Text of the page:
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Islam and the West ( 6 Aug 2017, NewAgeIslam.Com)

Debunking Four Myths about Muslim Americans


By Ejaz Naqvi

August 5, 2017

Islamophobia, like anti-Semitism is on the rise. Despite the new found-fame, Islam and Muslims remain largely unknown. The article aims to narrow the gap between those who want to know more about Muslims and those who are looking to dispel the myths.

“So what are some of the stereotypes you heard people say about Muslims?”

“Muslims are terrorists.”

“Muslim women are oppressed.”

“You know, go back home. You are foreigner.”

“Not all Muslims are terrorists. But all terrorists are Muslims”.

“Muslims are un-American.”

“They are all Arabs”.

“The Qur’an teaches hate.”

This is the transcript of the opening minute of a 11- minute short film by Unity Productions Foundation, titled “American Muslims: Facts vs Fiction, that I have shown as part of my interfaith council’s “Love Your Muslim Neighbour” program numerous times. The documentary has about a million views on YouTube and has many more million views on various other outlets.

Regarding “Not all Muslims are terrorists. But all terrorists are Muslims”, the segment in blue ink is an add on after I first published the post.

There was a firebomb attack at a mosque in Bloomington, MN on Saturday August 4, 2017. NBCnews.com reported:

The FBI has taken over the investigation and Minneapolis special agent in charge Rick Thornton told reporters that the blast was from an improvised explosive device…..A motive in the bombing, and whether it was a hate crime, has not been determined, Thornton said…..Local leaders and faith groups denounced the violent act.

Note that the T word-terrorism was never used by anyone on the report. If it was any other place of worship, I have a feeling they would have called it an act of terrorism even before the bomb went off-literally. But since the victims were Muslims (thank God no one was injured), everyone seems to have a hard time calling it an act of terrorism. Such is the state of our brainwashed mindset.

Islam and Muslims have been in the limelight for at least the last two decades. Muslims in America have largely been known through the Palestinian-Israeli conflict, 9/11 and acts of terrorism. The obsessive focus on the negativities in mainstream media and national politics has only fuelled Islamophobia. During the past elections, calls for banning anti-Sharia laws (whereas none exist or have been proposed as legislation), President Trump’s rhetoric against Muslims, and the subsequent Muslim travel ban have greatly contributed to the fear, hate and stereotyping.

Despite the newfound fame, Islam and Muslims remain largely unknown. Many myths still exist.

Even though polls after polls have shown that Muslims and Islam have a negative perception, most Americans also state they do not know a Muslim personally. [1],[2],[3]

This has prompted a call to learn more about Islam and Muslims. Many organizations such as Unity productions Foundation, Islamic Network Group (ING), American Muslim Voice have sprung to action to educate others about Muslims and Islam.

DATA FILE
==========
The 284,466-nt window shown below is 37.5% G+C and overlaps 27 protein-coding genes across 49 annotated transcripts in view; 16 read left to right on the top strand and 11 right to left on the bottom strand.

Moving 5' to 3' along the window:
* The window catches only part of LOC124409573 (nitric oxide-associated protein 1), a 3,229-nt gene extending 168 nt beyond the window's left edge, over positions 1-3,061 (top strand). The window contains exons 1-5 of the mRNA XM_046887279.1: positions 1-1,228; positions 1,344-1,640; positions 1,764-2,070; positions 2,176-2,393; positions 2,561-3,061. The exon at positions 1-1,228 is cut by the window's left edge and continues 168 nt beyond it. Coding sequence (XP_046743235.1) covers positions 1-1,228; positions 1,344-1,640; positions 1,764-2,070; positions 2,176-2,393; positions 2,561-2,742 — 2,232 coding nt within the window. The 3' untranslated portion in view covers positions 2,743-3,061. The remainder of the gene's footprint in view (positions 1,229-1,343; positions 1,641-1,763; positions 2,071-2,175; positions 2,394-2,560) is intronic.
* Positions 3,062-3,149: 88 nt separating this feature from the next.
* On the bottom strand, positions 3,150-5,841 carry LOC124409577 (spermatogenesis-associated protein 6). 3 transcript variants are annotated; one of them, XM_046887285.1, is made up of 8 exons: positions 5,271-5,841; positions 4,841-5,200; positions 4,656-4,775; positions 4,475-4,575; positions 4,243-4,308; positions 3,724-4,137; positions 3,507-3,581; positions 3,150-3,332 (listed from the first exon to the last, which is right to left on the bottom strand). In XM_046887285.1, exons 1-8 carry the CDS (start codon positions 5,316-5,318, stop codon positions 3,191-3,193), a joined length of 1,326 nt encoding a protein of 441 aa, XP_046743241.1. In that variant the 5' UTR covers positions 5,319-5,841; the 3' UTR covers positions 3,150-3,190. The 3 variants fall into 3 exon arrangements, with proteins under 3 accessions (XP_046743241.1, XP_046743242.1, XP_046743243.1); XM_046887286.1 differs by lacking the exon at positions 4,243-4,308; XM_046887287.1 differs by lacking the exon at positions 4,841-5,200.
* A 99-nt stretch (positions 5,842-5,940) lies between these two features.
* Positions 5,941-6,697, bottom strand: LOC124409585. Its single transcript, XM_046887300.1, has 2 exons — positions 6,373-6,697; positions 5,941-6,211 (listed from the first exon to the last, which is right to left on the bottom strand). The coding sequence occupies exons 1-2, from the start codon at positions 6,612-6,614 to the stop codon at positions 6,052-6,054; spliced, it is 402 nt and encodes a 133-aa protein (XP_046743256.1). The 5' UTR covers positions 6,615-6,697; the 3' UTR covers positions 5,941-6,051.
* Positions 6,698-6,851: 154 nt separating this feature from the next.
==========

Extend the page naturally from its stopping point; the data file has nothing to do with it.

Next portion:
Another organization that has worked to remove stereotypes against Islam and Muslims may come as a surprise to you. That organization is Anti Defamation League or ADL. ADL’s core mission is to stop the defamation of the Jewish people and fight anti-Semitism but has also been engaged in educating America on Islam and Muslims!

https://www.adl.org/education/resources/tools-and-strategies/myths-and-facts-about-muslim-people-and-islam

Rather than repeating the stereotypes and their rebuttal, I would encourage you to watch the UPF short film and read the article by ADL noted above. I will touch upon these very briefly and touch other aspects not covered by them.

Myth 1: “All Muslims are Arabs”

Fact: Only about 20% of Muslims are Arabs or Middle Eastern. The rest live outside of the Arab world.

Muslim Americans are much more diverse group than any other American group. This has been shown by polls by Pew Research Centre and more recently by a study conducted by Institute of Social Policy and Understanding (ISPU)[4]. According to the study:

Muslims are the only faith community surveyed with no majority race, with 25% black, 24% white, 18% Asian, 18% Arab, 7% mixed race, and 5% Hispanic.

Half of Muslims are native born and half are foreign born, but most (86%) are citizens.

Muslims, Protestants, and Catholics have similar education levels.

Myth 2:“American Muslims Are Not “Assimilated”

Fact: Muslims are integral part of American fabric.

You will find Muslims in the media, comedy shows, law, sports, high tech businesses, and armed forces. They may be your next Uber driver or NY cab driver (going 60 MPH in a 35 MPH zone). There is a good chance the good doctor who takes care of you is a Muslim, even though his/her name may not “sound Muslim” and he/she may not “look Muslim”. Why do they not “look” Muslim is because Muslims are a diverse ethnic group and not everyone is of a “foreign origin”.